Ed Emberley: The man who inspired me to draw, not to be an artist

Ed Emberley: The man who inspired me to draw, not to be an artist

As a kid, I spent a lot of time drawing. Is that because Ed Emberley’s drawing books unlocked the key to my imagination, or was it just because there weren’t any iPads? Well, the point is, I drew a lot.

I didn’t grow up to be an artist, and in fact I’d forgotten how much time I used to spend drawing until I looked through a preview of Ed Emberley, the forthcoming monograph on the life work of the guy who inspired countless kids—me included—to draw little universes of figures, vehicles, and structures, all helpfully sorted into monochromatically themed worlds.

When you open one of Emberley’s big drawing books, you not only learn how to draw, you learn what fundamental color family basically anything you could ever imagine existing in the whole wide world fits into. For a kid whose preschool report card included the praise, “excellent at sorting,” that may have been as strong an attraction as the promise of art instruction.

There are several themed sections in each book, with subjects of gradually increasing complexity. Emberley’s Big Green Drawing Book includes a dragon, livestock, and Irish people shaped like potatoes. The Big Orange Drawing Book starts with a pyramid of oranges, then goes on to tigers, UFOs, and a lot of Halloween-y stuff. The Big Red Drawing Book has apples, Santa, fire trucks, and everything you need for a Fourth of July.

One of the shelf’s-worth of books I’ve saved from my childhood is my well-used paperback copy of the Big Purple Drawing Book (“Library of Jason W. Gabler,” I wrote inside the front cover), which opens with the eminently reasonable declaration, “Purple is a just right color for making…GRAPES.” There’s a big section for “Things Piratical,” culminating in a fantastically detailed ship. There are sections for bugs and—my favorite—robots, and on the last page, Emberley reassures his young students that, “If you found some of the things in this book difficult to draw that is because some of the things in this book are difficult to draw!”

The monograph begins with a brief biography of Emberley, who at 83 is still alive and well and living in the same Ipswich, Massachusetts house where he’s created virtually all the work he’s known for. The workmanlike artist realized early on that he’d have to hustle and be flexible in order to make a living as an illustrator, and is proud but unromantic regarding his body of work. The need to churn out books in quantity, in fact, is exactly what inspired the drawing book series: he needed something that he could pop out quickly between the more time-consuming picture books that were his specialty.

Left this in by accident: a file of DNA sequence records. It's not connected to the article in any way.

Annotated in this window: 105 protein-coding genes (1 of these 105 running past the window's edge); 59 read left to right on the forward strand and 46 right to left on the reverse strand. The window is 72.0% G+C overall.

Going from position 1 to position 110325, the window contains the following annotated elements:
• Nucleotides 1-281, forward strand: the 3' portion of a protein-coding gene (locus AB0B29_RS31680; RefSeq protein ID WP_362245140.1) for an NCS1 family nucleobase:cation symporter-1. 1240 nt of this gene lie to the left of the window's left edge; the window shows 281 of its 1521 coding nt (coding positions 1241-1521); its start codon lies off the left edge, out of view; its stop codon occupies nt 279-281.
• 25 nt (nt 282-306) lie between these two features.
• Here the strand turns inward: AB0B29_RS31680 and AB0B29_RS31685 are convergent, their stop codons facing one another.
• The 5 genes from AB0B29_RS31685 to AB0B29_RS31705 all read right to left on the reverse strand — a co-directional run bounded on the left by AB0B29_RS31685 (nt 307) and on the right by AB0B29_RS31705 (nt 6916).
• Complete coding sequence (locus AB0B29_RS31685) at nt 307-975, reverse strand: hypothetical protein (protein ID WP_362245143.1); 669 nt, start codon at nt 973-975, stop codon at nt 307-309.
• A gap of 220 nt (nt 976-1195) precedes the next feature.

Todd Oldham and Caleb Neelon, who put Ed Emberley together, set out to represent the breadth of Emberley’s accomplishment—a worthy goal, given that picture books can be among the most ephemeral media. (There are so many produced that thousands get lost in the shuffle, and God help you if they go out of print.) The famous drawing books are represented here, but so too are Emberley’s early woodcuts and charming drawings in a variety of styles—as well as rarities like The Wizard of Op, an book of painstakingly handmade illustrations that create the illusion of movement.

Many were inspired by Emberley to become artists, but maybe it’s even more of a tribute to his skill that his drawing books engaged kids like me—kids who weren’t natural artists and wouldn’t go on to professional, or even dedicated amateur, pursuit of illustration. In his introduction, Neelon puts it well: “The brilliant thing about Ed Emberley’s Drawing Books is that they manage to teach drawing in a way that rewards accuracy without privileging it.”

Emberley tells Neelon that it’s worth showing kids how to copy things because drawing is an alphabet. “If you can reduce things to a simple ‘alphabet,’ then all you do is take those ‘letters’ and put them together.” We like to reward kids for drawing as pure expression, hanging their artwork on the kitchen cabinets even when it’s just scribbling. That’s well and good, but Emberley’s drawing books illustrate (so to speak) the importance of also teaching art as craft. Emberley kept me drawing—including drawing things that weren’t in his books—well past the age when I might otherwise have been frustrated at my evident lack of ability to sketch intuitively.

The monograph will be a nice treat for those Emberley kids who grab a copy—but even if you don’t, open your box of childhood books or otherwise find a copy of an Emberley drawing book in your favorite hue. It will remind you of when you knew how to draw—and that you still do.

Jay Gabler